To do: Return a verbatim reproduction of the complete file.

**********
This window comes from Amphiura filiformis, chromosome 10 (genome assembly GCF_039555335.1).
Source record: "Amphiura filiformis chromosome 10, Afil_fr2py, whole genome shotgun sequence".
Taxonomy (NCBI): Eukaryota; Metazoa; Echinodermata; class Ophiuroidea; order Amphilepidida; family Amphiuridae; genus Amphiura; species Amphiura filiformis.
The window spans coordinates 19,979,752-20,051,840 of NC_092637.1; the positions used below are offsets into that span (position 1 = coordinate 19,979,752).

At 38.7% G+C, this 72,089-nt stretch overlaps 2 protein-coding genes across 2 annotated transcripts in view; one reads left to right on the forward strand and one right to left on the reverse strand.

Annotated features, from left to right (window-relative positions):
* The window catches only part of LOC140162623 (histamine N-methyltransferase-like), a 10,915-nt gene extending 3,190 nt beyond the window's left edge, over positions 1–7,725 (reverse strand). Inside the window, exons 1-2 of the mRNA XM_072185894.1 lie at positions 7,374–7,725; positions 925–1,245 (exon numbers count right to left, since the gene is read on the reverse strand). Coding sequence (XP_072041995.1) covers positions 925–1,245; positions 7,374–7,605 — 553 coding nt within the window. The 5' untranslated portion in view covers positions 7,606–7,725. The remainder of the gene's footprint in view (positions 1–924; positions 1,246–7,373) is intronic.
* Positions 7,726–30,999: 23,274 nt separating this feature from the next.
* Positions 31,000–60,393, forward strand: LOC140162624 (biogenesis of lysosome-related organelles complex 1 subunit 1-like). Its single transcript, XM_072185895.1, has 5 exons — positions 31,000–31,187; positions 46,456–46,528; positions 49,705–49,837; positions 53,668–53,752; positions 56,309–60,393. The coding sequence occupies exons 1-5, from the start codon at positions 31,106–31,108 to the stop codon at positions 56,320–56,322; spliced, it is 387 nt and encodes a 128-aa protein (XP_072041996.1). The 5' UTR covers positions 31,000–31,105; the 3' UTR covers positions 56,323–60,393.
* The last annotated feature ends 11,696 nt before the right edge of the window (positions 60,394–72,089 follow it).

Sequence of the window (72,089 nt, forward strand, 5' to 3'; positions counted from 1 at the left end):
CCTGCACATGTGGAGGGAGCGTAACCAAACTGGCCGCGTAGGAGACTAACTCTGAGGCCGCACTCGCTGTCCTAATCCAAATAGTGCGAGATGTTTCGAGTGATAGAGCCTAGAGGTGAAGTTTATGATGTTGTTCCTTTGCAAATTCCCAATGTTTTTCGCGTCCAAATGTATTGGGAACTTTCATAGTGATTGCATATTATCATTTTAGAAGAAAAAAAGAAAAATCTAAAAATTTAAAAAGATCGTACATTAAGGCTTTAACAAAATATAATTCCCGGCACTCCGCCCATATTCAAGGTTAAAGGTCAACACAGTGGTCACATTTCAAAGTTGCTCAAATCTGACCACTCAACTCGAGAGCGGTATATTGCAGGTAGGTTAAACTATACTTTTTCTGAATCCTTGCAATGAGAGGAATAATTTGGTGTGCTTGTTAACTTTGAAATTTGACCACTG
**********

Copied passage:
This window comes from Amphiura filiformis, chromosome 10 (genome assembly GCF_039555335.1).
Source record: "Amphiura filiformis chromosome 10, Afil_fr2py, whole genome shotgun sequence".
Taxonomy (NCBI): Eukaryota; Metazoa; Echinodermata; class Ophiuroidea; order Amphilepidida; family Amphiuridae; genus Amphiura; species Amphiura filiformis.
The window spans coordinates 19,979,752-20,051,840 of NC_092637.1; the positions used below are offsets into that span (position 1 = coordinate 19,979,752).

At 38.7% G+C, this 72,089-nt stretch overlaps 2 protein-coding genes across 2 annotated transcripts in view; one reads left to right on the forward strand and one right to left on the reverse strand.

Annotated features, from left to right (window-relative positions):
* The window catches only part of LOC140162623 (histamine N-methyltransferase-like), a 10,915-nt gene extending 3,190 nt beyond the window's left edge, over positions 1–7,725 (reverse strand). Inside the window, exons 1-2 of the mRNA XM_072185894.1 lie at positions 7,374–7,725; positions 925–1,245 (exon numbers count right to left, since the gene is read on the reverse strand). Coding sequence (XP_072041995.1) covers positions 925–1,245; positions 7,374–7,605 — 553 coding nt within the window. The 5' untranslated portion in view covers positions 7,606–7,725. The remainder of the gene's footprint in view (positions 1–924; positions 1,246–7,373) is intronic.
* Positions 7,726–30,999: 23,274 nt separating this feature from the next.
* Positions 31,000–60,393, forward strand: LOC140162624 (biogenesis of lysosome-related organelles complex 1 subunit 1-like). Its single transcript, XM_072185895.1, has 5 exons — positions 31,000–31,187; positions 46,456–46,528; positions 49,705–49,837; positions 53,668–53,752; positions 56,309–60,393. The coding sequence occupies exons 1-5, from the start codon at positions 31,106–31,108 to the stop codon at positions 56,320–56,322; spliced, it is 387 nt and encodes a 128-aa protein (XP_072041996.1). The 5' UTR covers positions 31,000–31,105; the 3' UTR covers positions 56,323–60,393.
* The last annotated feature ends 11,696 nt before the right edge of the window (positions 60,394–72,089 follow it).

Sequence of the window (72,089 nt, forward strand, 5' to 3'; positions counted from 1 at the left end):
CCTGCACATGTGGAGGGAGCGTAACCAAACTGGCCGCGTAGGAGACTAACTCTGAGGCCGCACTCGCTGTCCTAATCCAAATAGTGCGAGATGTTTCGAGTGATAGAGCCTAGAGGTGAAGTTTATGATGTTGTTCCTTTGCAAATTCCCAATGTTTTTCGCGTCCAAATGTATTGGGAACTTTCATAGTGATTGCATATTATCATTTTAGAAGAAAAAAAGAAAAATCTAAAAATTTAAAAAGATCGTACATTAAGGCTTTAACAAAATATAATTCCCGGCACTCCGCCCATATTCAAGGTTAAAGGTCAACACAGTGGTCACATTTCAAAGTTGCTCAAATCTGACCACTCAACTCGAGAGCGGTATATTGCAGGTAGGTTAAACTATACTTTTTCTGAATCCTTGCAATGAGAGGAATAATTTGGTGTGCTTGTTAACTTTGAAATTTGACCACTG